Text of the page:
Debt limit: Raise it or risk financial crisis, Treasury warns Congress
If a debt limit impasse in Congress led to a default, a Treasury report said, it could be 'catastrophic' for job creation and consumer spending. Negative effects 'could last for more than a generation.'
The Treasury Department drew a red-line regarding its capacity to meet America’s financial obligations, warning that Congress must raise the nation’s public debt limit or risk sending the economy into a severe tailspin.
The message of alarm came in a report Thursday, with only about two weeks to go before the Treasury runs up against the current borrowing cap of $16.7 trillion set by Congress.
Economists widely agree that a failure to raise the limit promptly, leaving the government unable to meet all its obligations, would have sharp negative consequences, pushing interest rates up and consumer confidence down.
The Treasury presented the scenario in particularly pessimistic terms.
If an impasse in Congress led to a government default, the report said, the effect could be “catastrophic” for job creation and consumer spending in the near term, and result in effects on interest rates and the economy that “could last for more than a generation.”
“You might get a financial crisis as bad as we saw in 2008 ... possibly worse,” a senior Treasury official told reporters on a conference call outlining the report’s conclusions. Even if the nation doesn’t default on any obligations, he added, brinkmanship that takes the nation near its fiscal edge would carry “the possibility of harming the economy.”
On the call, Treasury officials reiterated the Obama administration’s resistance to the idea that, if Congress fails to raise the cap on borrowing, the Treasury could at least avoid a technical default on its bonds by prioritizing payments of interest and principal ahead of other obligations.
They argue that all Treasury obligations, from salaries and Social Security checks to the interest on Treasury debt, are serious ones in the eye of the public as well as the government itself.
“If you start missing payments, it's default by another name,” said one of the officials, who did not wish to be quoted by name.
Currently, Washington is engulfed by the fiscal impasse over Congress’s failure to pass a measure funding the government into a new fiscal year. That has resulted in a partial shutdown of federal operations. The debt-limit deadline is a separate issue – but one that is also in play as a result of partisan wrangling over policy on taxes and spending – and over Republican opposition to Obama’s health-care reform law.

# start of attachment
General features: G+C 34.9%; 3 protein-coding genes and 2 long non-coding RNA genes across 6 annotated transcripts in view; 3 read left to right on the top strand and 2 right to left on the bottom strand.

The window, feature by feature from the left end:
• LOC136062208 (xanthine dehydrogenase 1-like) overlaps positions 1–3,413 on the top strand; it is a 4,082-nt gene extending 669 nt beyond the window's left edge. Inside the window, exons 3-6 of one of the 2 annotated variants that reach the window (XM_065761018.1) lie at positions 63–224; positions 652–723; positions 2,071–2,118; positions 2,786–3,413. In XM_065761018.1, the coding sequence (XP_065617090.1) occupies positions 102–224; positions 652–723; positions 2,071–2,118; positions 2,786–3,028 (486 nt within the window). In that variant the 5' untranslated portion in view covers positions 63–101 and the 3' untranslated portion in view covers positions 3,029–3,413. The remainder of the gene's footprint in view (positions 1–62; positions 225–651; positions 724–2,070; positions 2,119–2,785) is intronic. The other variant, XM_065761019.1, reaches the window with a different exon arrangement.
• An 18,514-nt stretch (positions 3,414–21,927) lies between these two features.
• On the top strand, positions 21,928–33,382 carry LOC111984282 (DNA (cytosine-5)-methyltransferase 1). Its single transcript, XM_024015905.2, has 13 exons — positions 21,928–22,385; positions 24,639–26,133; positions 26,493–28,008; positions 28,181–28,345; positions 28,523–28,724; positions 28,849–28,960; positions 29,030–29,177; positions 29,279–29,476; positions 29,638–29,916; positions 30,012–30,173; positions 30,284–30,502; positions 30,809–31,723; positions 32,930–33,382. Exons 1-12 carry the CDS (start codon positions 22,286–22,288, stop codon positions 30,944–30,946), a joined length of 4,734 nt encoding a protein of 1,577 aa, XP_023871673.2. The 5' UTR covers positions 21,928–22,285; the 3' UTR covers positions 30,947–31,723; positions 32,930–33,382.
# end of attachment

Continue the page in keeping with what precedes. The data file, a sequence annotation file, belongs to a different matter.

The report described the current expansion of the US economy as “weaker than expected,” and laid out the stakes of the debt-limit issue.
If lawmakers merely argue up to the deadline, and then cut a deal that avoids default, that still would have economic implications.
“Protracted debate about the debt ceiling could spark renewed financial market stress, and a fall in stock prices and wider credit [anxiety] would depress spending from the private sector,” the report says. It cited evidence from the debt-ceiling showdown in 2011, when those kinds of effects were visible.
In the late summer of 2011, credit-market stress meant that a typical home buyer who took out a loan at that time had to pay an extra $100 per month in interest costs, the report said. The reason was partly the debt-ceiling debate, and partly the ripple effects of financial turmoil in Europe at the time.
So far, financial market signals in recent days don’t reflect panic about the possibility of default. That’s because investors generally think Congress will find an 11th-hour way to raise the debt cap.
But already, the report says, “yields on Treasury bills that mature at the end of October are higher” than the yield on bills that mature earlier, which “might suggest nascent concerns about possible delays in payments on those bills.”
The officials refused to comment on how the Treasury would operate if the debt limit isn’t raised. They repeated the Obama administration’s view that there aren’t any tricks that can be pulled out of the bag – such as minting a “magic coin” of large value or arguing that the Congress-imposed debt ceiling is unconstitutional under the 14th Amendment.
The only option, they argue, is for Congress to act promptly.
President Obama has framed the issue as an obligation for lawmakers to pay the bills on spending they’ve already approved. At the same time, opinion polls find many Americans wary of raising the debt cap without combining it with reforms designed to tame the government’s borrowing habits.